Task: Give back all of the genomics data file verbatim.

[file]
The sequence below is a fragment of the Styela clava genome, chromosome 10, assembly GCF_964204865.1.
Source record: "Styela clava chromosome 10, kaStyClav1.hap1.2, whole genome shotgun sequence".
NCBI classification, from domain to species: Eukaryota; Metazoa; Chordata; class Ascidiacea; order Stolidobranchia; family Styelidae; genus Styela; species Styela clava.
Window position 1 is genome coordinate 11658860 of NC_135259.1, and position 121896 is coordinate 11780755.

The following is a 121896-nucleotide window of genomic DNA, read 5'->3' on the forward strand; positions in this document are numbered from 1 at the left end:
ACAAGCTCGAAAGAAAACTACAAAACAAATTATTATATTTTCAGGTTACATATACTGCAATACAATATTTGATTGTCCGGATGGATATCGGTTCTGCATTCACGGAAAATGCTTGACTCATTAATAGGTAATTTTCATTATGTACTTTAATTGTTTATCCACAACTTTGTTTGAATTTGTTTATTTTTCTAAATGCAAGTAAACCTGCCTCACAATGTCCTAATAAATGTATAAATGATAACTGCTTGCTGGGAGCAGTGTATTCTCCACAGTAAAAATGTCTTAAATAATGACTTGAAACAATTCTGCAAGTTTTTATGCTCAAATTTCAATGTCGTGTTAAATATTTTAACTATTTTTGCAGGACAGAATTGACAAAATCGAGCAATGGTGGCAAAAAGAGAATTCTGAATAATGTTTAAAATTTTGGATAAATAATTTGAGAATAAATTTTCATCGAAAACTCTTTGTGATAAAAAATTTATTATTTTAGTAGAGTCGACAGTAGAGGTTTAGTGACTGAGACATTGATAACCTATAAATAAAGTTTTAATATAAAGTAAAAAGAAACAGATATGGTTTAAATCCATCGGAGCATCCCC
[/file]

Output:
The sequence below is a fragment of the Styela clava genome, chromosome 10, assembly GCF_964204865.1.
Source record: "Styela clava chromosome 10, kaStyClav1.hap1.2, whole genome shotgun sequence".
NCBI classification, from domain to species: Eukaryota; Metazoa; Chordata; class Ascidiacea; order Stolidobranchia; family Styelidae; genus Styela; species Styela clava.
Window position 1 is genome coordinate 11658860 of NC_135259.1, and position 121896 is coordinate 11780755.

The following is a 121896-nucleotide window of genomic DNA, read 5'->3' on the forward strand; positions in this document are numbered from 1 at the left end:
ACAAGCTCGAAAGAAAACTACAAAACAAATTATTATATTTTCAGGTTACATATACTGCAATACAATATTTGATTGTCCGGATGGATATCGGTTCTGCATTCACGGAAAATGCTTGACTCATTAATAGGTAATTTTCATTATGTACTTTAATTGTTTATCCACAACTTTGTTTGAATTTGTTTATTTTTCTAAATGCAAGTAAACCTGCCTCACAATGTCCTAATAAATGTATAAATGATAACTGCTTGCTGGGAGCAGTGTATTCTCCACAGTAAAAATGTCTTAAATAATGACTTGAAACAATTCTGCAAGTTTTTATGCTCAAATTTCAATGTCGTGTTAAATATTTTAACTATTTTTGCAGGACAGAATTGACAAAATCGAGCAATGGTGGCAAAAAGAGAATTCTGAATAATGTTTAAAATTTTGGATAAATAATTTGAGAATAAATTTTCATCGAAAACTCTTTGTGATAAAAAATTTATTATTTTAGTAGAGTCGACAGTAGAGGTTTAGTGACTGAGACATTGATAACCTATAAATAAAGTTTTAATATAAAGTAAAAAGAAACAGATATGGTTTAAATCCATCGGAGCATCCCC